In fact, kudos to Robin Arzon for constantly reminding you about this, that it is OK to stop if you’re unsure if you feel OK enough to take these fitness classes. And I applaud her for suggesting people speak to a medical professional about it and not deciding for themself or, worse, asking Dr. Google.
When can you start Peloton postpartum workouts
I am not a doctor. I don’t play one on TV. Neither does Robin Arzon.
Which is why at the beginning of each of her postnatal classes, there is an extensive warning about speaking with your medical team before starting to exercise. Robin reiterates this in the intro of the classes, too.
In fact, these prenatal and postnatal classes are the only ones I’ve encountered where you can’t skip the intro. I’m sure it’s for your well being and to protect Peloton from any liability.
So, that’s a long way of saying that this review of Peloton postpartum classes is for informational purposes only. It is not meant as medical advice. Please speak with your medical team before starting on this or any other exercise program.
What kinds of postpartum classes does Peloton offer
As I mentioned, there are prenatal classes aka maternity workouts and postnatal classes in the following areas:
If you go into each of these sections on the Peloton website or app, you’ll need to use the filter to find them, as I showed you earlier.
Addition postpartum collections
Also, the Strong as a Mother is not the only collection of postpartum classes. There is a second collection called Anna’s Prenatal and Postnatal Yoga and Meditation.
Not surprisingly, Anna Greenberg teaches these classes. Also, the classes are broken up by trimester. Anna recorded these classes when she was in each trimester.
Interestingly, in addition to the first, second and third trimesters, Anna has a few classes for the fourth trimester. That’s a clever way of talking about the postpartum time when your body is recovering from childbirth.
Previously, there was a Pre and Postnatal yoga collection featuring both Kristin McGee and Anna Greenberg. But that’s been deleted from the Collections page.
Collection of Robin’s Prenatal and Postnatal Class Series
Unfortunately, you have to scroll way the hell down in Collections to find Robin’s Prenatal and Postnatal Class Series. But when you get there, here’s what you’ll discover.
There are 29 classes in this collection. It is listed under cross training, because there are strength classes and cycling classes. Interestingly, this class collection is organized more like Peloton Programs. That is, they’ve broken out class groupings by week, going for three weeks.
How long are the prenatal Peloton strength classes
The prenatal Peloton strength classes run the gamut.
So far they are:
- 5 minutes
- 10 minutes
- 15 minutes
- 20 minutes
The prenatal strength and prenatal rides were all she filmed while Robin was pregnant with daughter Athena. The postnatal core strength classes were filmed while Robin was postpartum.
Honestly, it was refreshing to see her looking like a normal woman whose body just gave birth. Of course, by the end of the postnatal series, Robin’s body looks a lot fitter.
While she doesn’t talk about losing weight, she clearly firmed up and got stronger. Finally, Robin uses some yoga props during her classes, specifically Peloton yoga blocks. You can buy them on Amazon.
Talk to your doc before doing exercise
I’ll admit that I was surprised to see some moves in prenatal yoga classes that have you lying on your back. When I was pregnant and taking yoga, my certified nurse midwives told me not to spend a lot of time on my back.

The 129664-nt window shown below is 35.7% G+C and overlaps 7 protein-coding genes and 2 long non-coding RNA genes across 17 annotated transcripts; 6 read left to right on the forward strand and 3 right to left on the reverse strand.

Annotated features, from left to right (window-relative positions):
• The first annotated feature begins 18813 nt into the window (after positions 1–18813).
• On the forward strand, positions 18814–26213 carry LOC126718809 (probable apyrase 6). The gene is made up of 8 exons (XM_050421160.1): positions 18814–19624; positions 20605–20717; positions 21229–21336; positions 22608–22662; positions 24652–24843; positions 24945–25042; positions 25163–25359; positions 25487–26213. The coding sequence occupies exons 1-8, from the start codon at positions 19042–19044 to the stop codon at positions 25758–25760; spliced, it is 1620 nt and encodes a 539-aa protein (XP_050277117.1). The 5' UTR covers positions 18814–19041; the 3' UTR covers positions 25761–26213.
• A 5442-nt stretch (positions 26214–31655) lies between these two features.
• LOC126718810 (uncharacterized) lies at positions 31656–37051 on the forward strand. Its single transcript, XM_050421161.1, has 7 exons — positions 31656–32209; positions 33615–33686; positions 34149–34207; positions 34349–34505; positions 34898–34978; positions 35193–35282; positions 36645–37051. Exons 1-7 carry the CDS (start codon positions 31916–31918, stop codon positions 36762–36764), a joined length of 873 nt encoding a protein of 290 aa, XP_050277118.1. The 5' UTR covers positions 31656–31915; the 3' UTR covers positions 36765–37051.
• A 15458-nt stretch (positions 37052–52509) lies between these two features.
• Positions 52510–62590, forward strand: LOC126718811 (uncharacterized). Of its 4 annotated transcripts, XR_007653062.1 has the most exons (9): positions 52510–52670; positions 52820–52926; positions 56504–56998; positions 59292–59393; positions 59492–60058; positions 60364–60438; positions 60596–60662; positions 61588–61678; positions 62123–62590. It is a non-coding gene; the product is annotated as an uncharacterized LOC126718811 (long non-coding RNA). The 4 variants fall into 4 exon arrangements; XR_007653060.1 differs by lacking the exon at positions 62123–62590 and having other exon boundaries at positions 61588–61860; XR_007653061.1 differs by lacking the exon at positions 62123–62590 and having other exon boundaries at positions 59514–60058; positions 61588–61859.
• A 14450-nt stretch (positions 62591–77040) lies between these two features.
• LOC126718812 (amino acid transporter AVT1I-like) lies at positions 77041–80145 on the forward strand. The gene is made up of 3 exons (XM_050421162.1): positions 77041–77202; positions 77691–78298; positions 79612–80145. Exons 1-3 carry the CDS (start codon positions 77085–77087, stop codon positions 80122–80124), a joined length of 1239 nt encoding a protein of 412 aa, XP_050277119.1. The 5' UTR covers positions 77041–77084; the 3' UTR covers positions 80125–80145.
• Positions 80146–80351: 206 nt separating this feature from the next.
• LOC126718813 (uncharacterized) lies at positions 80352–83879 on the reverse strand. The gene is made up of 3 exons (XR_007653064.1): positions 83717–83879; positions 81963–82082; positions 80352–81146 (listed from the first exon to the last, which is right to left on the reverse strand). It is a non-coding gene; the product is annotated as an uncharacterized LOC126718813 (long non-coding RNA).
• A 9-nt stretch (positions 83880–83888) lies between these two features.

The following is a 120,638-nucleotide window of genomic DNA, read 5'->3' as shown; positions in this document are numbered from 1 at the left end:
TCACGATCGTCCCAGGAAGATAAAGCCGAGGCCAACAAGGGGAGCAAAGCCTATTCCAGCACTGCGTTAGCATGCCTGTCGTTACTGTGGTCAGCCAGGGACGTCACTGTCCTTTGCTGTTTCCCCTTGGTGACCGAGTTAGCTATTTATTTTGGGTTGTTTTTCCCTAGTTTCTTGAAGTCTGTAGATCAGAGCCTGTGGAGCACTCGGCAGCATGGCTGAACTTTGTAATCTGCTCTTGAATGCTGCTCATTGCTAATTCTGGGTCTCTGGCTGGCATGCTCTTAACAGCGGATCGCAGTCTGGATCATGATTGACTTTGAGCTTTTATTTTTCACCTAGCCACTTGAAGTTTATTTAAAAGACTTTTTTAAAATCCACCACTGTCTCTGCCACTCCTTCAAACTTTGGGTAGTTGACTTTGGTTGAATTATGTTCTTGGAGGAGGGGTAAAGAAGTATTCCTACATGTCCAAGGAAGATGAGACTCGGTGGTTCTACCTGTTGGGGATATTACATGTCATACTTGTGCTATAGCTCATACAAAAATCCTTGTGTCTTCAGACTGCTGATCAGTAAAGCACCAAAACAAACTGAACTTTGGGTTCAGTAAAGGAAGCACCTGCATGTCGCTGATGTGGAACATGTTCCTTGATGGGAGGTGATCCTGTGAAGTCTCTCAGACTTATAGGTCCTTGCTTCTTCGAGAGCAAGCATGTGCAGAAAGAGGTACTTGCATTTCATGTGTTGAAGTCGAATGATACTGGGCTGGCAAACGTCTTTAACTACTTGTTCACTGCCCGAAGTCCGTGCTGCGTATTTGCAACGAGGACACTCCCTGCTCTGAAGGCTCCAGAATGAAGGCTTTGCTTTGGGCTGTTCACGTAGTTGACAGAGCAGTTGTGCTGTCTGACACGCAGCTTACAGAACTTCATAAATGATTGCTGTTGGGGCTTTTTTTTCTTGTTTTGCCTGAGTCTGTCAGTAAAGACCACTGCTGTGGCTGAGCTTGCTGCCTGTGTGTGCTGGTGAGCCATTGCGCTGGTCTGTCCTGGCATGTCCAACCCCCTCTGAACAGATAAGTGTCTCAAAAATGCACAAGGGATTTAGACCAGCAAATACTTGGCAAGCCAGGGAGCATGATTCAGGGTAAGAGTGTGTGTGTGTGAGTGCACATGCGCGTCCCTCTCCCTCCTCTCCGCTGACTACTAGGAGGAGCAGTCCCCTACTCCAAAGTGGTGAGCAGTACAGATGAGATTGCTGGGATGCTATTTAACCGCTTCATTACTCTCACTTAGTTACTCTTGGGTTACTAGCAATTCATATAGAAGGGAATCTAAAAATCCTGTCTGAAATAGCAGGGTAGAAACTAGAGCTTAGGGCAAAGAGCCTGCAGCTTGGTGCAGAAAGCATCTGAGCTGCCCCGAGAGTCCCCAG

This was especially true later in the second and third trimesters. That’s because lying down this way can put pressure on the vena cava. This can affect blood flow to your heart.
However, I was pregnant in the 1990s.So, it’s possible that thinking about that has changed. Therefore, if you’re interested in the Peloton prenatal yoga classes, I would definitely speak to your healthcare provider.
You may even want to bring up the classes on your phone during an appointment so you can play a portion of a class. Then your practitioner can give you the thumbs up or thumbs down for a class. Or, maybe offer modifications to keep you and your baby safe.
Also, after you’ve had your baby, you may want to ask your provider what their guidelines are for getting back on a spin bike. You may not be comfortable sitting on a bike seat until you’ve had enough time to heal. So maybe ask when they think spinning again makes sense for you.
Other Peloton classes that might be good for postpartum issues
As I’ve explained throughout this article, many of the postpartum exercise classes that Peloton offers focus on strengthening your core. So, another discipline within strength you can try to firm up your core is Pilates.
In fact, when taking Pilates classes through Peloton, you’ll hear instructors talking about the pelvic floor. To me anything involving the pelvic floor makes me think about when I was pregnant or recovering from giving birth–even some two decades later.
However, it’s never too late to try pelvic floor exercises. As I mentioned earlier, I even went to pelvic floor physical therapy. It was terrific.
Here is my review of the Peloton Pilates classes.
If you’re looking for maternity workout clothes, Nike can help. There is a complete Nike maternity line that includes leggings, tops, bike shorts and more.
Final thoughts on Peloton postpartum exercise classes
I realize that this article on Peloton postpartum classes also gave information on the prenatal series of classes. That seemed to make the most sense since I’m guessing anyone looking for postnatal was, at some time, also prenatal.
Again, even though my daughters are adults, I’ve enjoyed Robin’s postpartum core classes. And that just goes to prove that this collection of classes can be for all participants, not just new moms.
If you’re new to strength training and intimidated by core classes that do tuck ups or planks, these Peloton postpartum core classes may be exactly what you’re looking for. And you don’t even have to be a mother to try them out. They really are made for people of all stages of life and fitness levels.